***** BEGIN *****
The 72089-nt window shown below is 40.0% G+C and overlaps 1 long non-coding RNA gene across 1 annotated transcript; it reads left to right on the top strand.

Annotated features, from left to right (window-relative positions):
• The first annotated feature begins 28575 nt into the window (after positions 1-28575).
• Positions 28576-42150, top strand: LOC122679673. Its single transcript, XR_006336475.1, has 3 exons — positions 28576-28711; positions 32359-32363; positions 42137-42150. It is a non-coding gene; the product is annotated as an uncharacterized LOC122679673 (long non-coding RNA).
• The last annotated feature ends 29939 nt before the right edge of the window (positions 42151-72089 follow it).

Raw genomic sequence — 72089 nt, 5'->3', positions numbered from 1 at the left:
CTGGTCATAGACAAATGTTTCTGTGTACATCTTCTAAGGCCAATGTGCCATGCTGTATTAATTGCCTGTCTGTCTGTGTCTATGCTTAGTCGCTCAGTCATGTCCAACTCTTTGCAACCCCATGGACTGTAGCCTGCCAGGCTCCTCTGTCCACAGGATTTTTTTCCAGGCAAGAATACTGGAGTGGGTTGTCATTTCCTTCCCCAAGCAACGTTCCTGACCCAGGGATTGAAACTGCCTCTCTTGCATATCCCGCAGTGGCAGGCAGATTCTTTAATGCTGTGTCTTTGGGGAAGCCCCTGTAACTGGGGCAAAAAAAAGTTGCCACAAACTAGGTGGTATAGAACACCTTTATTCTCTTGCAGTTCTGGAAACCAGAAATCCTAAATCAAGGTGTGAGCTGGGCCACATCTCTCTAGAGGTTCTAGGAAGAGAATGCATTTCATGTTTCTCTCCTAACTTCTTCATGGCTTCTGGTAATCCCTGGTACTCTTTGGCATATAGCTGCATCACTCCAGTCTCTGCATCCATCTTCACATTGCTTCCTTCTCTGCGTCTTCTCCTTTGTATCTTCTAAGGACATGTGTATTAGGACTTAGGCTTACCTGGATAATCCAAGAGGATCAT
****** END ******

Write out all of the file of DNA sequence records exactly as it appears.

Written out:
The 72089-nt window shown below is 40.0% G+C and overlaps 1 long non-coding RNA gene across 1 annotated transcript; it reads left to right on the top strand.

Annotated features, from left to right (window-relative positions):
• The first annotated feature begins 28575 nt into the window (after positions 1-28575).
• Positions 28576-42150, top strand: LOC122679673. Its single transcript, XR_006336475.1, has 3 exons — positions 28576-28711; positions 32359-32363; positions 42137-42150. It is a non-coding gene; the product is annotated as an uncharacterized LOC122679673 (long non-coding RNA).
• The last annotated feature ends 29939 nt before the right edge of the window (positions 42151-72089 follow it).

Raw genomic sequence — 72089 nt, 5'->3', positions numbered from 1 at the left:
CTGGTCATAGACAAATGTTTCTGTGTACATCTTCTAAGGCCAATGTGCCATGCTGTATTAATTGCCTGTCTGTCTGTGTCTATGCTTAGTCGCTCAGTCATGTCCAACTCTTTGCAACCCCATGGACTGTAGCCTGCCAGGCTCCTCTGTCCACAGGATTTTTTTCCAGGCAAGAATACTGGAGTGGGTTGTCATTTCCTTCCCCAAGCAACGTTCCTGACCCAGGGATTGAAACTGCCTCTCTTGCATATCCCGCAGTGGCAGGCAGATTCTTTAATGCTGTGTCTTTGGGGAAGCCCCTGTAACTGGGGCAAAAAAAAGTTGCCACAAACTAGGTGGTATAGAACACCTTTATTCTCTTGCAGTTCTGGAAACCAGAAATCCTAAATCAAGGTGTGAGCTGGGCCACATCTCTCTAGAGGTTCTAGGAAGAGAATGCATTTCATGTTTCTCTCCTAACTTCTTCATGGCTTCTGGTAATCCCTGGTACTCTTTGGCATATAGCTGCATCACTCCAGTCTCTGCATCCATCTTCACATTGCTTCCTTCTCTGCGTCTTCTCCTTTGTATCTTCTAAGGACATGTGTATTAGGACTTAGGCTTACCTGGATAATCCAAGAGGATCAT